Bahamas: Infant Deaths Climbing

Infant Deaths Climbing

 

 

 

 

 

 

 

By Candia Dames

Nassau, Bahamas

26 April 2006

 

 

 

 

 

 

 

Statistics from the Ministry of Healthís Information and Research Unit confirm a recent claim made by Opposition Leader Hubert Ingraham that the countryís infant mortality rate is on the way up.

 

Mr. Ingraham raised alarm over the increase Monday night saying that efforts by his administration drove the infant mortality rate from more than 24 per thousand live births to below 12.

 

"We expected to bring it to single digits by 2004," he said. "Instead, under this neglectful government it has risen again to 19 per thousand live births.

 

Why are we moving in reverse?"

 

The infant mortality rate is considered internationally to be a sound indicator of a nationís health and development.

 

Information from the Ministry of Health, however, does not provide any evidence to show that the figure has risen to 19. The most recent data available is for the year 2004 when the rate was 17.3 deaths per 1,000 births, up from 12.7 deaths per 1,000 in 2001.

 

Minister of Health Dr. Bernard Nottage was not available yesterday to comment on the matter, as Tuesday is a day when the Cabinet meets most of the day. But in a press statement issued early yesterday, he responded to Mr. Ingrahamís claim by saying only that there is no connection between the infant mortality rate and a shortage of vaccines.

 

No other health official would return the Journalís calls yesterday either, but the Journal was able to obtain a copy of what is reportedly the minutes of a meeting of health officials that took place on Friday.

 

In the minutes, a senior nursing officer stated that the meeting had been called to discuss the ministerís mandate to strategize ways to reduce the infant mortality rate and the maternal mortality rate "as both were on the rise".

 

Officials reportedly plan to convert the Blue Hill Road Clinic into a Child Health facility, while Flemming Street Clinic will be converted into a Womenís Health Clinic, run by midwives.

 

The senior nursing officer quoted in the minutes impressed upon the midwives that should the need arise, they should inform persons inquiring about the vaccine shortage that supply should be available in about two weeks.

 

She said that the midwives should explain that the government does not owe any money for vaccines, but that there was a misunderstanding between the Ministry of Health and the Pan American Health Organization (PAHO), which has since been cleared up.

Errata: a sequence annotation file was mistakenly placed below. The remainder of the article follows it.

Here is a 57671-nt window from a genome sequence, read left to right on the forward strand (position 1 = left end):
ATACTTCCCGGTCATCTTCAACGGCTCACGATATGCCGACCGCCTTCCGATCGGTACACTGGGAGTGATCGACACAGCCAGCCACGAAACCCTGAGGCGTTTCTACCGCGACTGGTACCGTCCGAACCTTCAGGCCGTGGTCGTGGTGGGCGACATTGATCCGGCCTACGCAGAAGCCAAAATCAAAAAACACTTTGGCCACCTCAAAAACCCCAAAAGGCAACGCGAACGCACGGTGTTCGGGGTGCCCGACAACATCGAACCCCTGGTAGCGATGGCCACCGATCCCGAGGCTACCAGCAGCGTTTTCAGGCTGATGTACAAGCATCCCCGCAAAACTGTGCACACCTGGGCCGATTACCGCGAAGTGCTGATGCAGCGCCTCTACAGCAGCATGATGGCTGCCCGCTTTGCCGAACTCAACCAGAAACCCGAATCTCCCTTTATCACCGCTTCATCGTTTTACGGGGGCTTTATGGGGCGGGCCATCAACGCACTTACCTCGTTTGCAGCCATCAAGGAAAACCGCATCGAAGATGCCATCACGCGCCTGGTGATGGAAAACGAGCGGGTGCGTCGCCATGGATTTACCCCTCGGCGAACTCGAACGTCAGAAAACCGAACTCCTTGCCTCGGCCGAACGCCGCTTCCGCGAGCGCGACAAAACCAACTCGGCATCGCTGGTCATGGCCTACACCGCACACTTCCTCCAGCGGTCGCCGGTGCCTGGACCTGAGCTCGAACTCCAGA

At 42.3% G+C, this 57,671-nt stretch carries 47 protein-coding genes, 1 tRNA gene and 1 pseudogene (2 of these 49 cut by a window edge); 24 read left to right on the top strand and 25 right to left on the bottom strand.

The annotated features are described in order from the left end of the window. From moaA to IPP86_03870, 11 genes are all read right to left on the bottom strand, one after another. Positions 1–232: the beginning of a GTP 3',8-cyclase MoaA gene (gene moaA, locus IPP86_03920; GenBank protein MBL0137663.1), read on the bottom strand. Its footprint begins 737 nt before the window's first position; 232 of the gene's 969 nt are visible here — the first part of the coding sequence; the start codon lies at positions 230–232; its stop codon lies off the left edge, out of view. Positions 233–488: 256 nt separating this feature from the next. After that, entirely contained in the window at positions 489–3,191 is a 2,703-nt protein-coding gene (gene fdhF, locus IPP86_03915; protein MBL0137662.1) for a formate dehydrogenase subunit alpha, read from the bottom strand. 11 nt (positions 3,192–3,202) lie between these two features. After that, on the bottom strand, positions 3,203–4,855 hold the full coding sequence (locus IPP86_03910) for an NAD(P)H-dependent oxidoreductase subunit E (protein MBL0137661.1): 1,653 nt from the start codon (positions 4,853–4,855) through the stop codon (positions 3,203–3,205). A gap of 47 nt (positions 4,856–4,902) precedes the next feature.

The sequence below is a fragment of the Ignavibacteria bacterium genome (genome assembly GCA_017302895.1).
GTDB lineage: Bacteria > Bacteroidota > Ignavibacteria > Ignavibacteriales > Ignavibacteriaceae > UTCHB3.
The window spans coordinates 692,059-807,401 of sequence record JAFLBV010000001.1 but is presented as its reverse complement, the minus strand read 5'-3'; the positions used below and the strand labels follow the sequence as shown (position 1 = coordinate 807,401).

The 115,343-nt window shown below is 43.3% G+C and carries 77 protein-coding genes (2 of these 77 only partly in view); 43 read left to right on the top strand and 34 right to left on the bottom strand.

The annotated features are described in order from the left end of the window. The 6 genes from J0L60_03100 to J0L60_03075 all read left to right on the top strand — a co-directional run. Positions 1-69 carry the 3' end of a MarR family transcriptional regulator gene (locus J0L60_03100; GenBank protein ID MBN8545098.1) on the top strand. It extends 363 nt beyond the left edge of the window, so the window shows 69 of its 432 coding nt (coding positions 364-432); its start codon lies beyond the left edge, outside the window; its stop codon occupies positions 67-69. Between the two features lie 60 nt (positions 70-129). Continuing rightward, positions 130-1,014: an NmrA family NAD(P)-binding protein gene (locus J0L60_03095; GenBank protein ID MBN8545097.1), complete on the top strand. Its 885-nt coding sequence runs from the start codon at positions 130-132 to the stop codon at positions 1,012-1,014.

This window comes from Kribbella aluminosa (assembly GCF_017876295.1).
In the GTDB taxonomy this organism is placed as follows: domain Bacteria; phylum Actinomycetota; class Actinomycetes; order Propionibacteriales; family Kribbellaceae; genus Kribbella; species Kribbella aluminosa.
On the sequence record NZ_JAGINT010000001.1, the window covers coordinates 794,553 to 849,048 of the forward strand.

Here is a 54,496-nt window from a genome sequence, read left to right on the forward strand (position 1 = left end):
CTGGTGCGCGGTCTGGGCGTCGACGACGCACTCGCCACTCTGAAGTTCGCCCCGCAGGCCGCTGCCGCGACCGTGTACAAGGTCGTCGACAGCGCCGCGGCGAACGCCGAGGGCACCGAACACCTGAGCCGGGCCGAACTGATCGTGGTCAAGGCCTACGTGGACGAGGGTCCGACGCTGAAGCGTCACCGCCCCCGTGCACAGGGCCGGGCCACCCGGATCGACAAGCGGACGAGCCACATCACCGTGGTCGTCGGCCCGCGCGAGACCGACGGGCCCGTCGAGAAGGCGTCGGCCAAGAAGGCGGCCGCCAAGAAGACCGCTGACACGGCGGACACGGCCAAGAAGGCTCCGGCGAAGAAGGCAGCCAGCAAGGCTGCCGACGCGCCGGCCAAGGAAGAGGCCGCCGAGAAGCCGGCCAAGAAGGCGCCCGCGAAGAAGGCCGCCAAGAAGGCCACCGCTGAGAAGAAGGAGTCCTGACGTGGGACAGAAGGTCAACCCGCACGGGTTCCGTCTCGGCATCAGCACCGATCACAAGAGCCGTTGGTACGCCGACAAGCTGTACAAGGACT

In its statement to the press yesterday, the Ministry of Health acknowledged that there is a shortage of supply of the Measles Mumps Rubella (MMR) vaccine due to an error in the billing by its suppliers.

 

The ministry said through no fault of its own, the suppliers had failed to send an invoice for some $865 and held up the latest order when they did not receive payment. It is this mistake, the ministry said, which was corrected as soon as it was discovered.

 

"I am happy to report, however, that an inventory has been carried out, which confirms that we do have in stock a supply of all vaccines, including MMR, although some individual clinics may not have supplies in their possession," Dr. Nottage reported in that statement.

 

"Additionally, there is a shortage of one of the components of the Pentavalent vaccine, and that is due to the fact that the manufacturer sent us supplies with differing expiration dates. There is no shortage of Polio, Diphtheria, Pertussis or Tetanus vaccines, all of which are in adequate supplies."

 

Dr. Nottage indicated that his ministry had made arrangements to obtain those vaccines that were in short supply and expected the delivery of those vaccines yesterday, which should be available to the public today.

 

But as mentioned, the statement said very little about the infant mortality rate.

 

In the health meeting minutes, another senior nursing officer in response to queries from the midwives present regarding the shortage of family planning/contraceptive methods said that there were no monies available for the purchase of these methods.

 

She indicated that at present her unit had only one inject - able method and few oral methods available. The senior nursing officer said she would seek permission to inform clients of the situation via mass media or by notices posted in the clinics to avoid a disclosure similar to that made by Mr. Ingraham regarding the vaccine shortage.

 

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